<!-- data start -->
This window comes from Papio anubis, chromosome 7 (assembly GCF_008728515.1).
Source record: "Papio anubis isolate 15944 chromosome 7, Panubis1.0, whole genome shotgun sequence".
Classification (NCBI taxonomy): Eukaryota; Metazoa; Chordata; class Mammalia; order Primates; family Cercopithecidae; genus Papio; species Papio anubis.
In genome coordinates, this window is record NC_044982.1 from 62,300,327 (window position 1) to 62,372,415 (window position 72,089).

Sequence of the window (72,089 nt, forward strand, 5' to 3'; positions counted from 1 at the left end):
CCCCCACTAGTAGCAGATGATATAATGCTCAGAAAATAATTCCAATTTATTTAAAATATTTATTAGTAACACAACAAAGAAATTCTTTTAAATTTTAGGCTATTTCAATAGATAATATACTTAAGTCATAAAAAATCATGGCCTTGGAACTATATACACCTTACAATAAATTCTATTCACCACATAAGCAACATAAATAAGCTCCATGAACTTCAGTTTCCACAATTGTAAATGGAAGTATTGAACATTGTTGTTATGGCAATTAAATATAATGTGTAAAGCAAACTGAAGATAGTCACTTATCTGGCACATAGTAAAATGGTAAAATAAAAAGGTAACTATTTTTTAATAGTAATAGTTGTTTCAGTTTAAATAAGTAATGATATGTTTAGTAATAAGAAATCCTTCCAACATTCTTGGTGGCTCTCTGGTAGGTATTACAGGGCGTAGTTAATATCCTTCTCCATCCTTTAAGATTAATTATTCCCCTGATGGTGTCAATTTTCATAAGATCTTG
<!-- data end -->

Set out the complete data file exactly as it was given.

This window comes from Papio anubis, chromosome 7 (assembly GCF_008728515.1).
Source record: "Papio anubis isolate 15944 chromosome 7, Panubis1.0, whole genome shotgun sequence".
Classification (NCBI taxonomy): Eukaryota; Metazoa; Chordata; class Mammalia; order Primates; family Cercopithecidae; genus Papio; species Papio anubis.
In genome coordinates, this window is record NC_044982.1 from 62,300,327 (window position 1) to 62,372,415 (window position 72,089).

Sequence of the window (72,089 nt, forward strand, 5' to 3'; positions counted from 1 at the left end):
CCCCCACTAGTAGCAGATGATATAATGCTCAGAAAATAATTCCAATTTATTTAAAATATTTATTAGTAACACAACAAAGAAATTCTTTTAAATTTTAGGCTATTTCAATAGATAATATACTTAAGTCATAAAAAATCATGGCCTTGGAACTATATACACCTTACAATAAATTCTATTCACCACATAAGCAACATAAATAAGCTCCATGAACTTCAGTTTCCACAATTGTAAATGGAAGTATTGAACATTGTTGTTATGGCAATTAAATATAATGTGTAAAGCAAACTGAAGATAGTCACTTATCTGGCACATAGTAAAATGGTAAAATAAAAAGGTAACTATTTTTTAATAGTAATAGTTGTTTCAGTTTAAATAAGTAATGATATGTTTAGTAATAAGAAATCCTTCCAACATTCTTGGTGGCTCTCTGGTAGGTATTACAGGGCGTAGTTAATATCCTTCTCCATCCTTTAAGATTAATTATTCCCCTGATGGTGTCAATTTTCATAAGATCTTG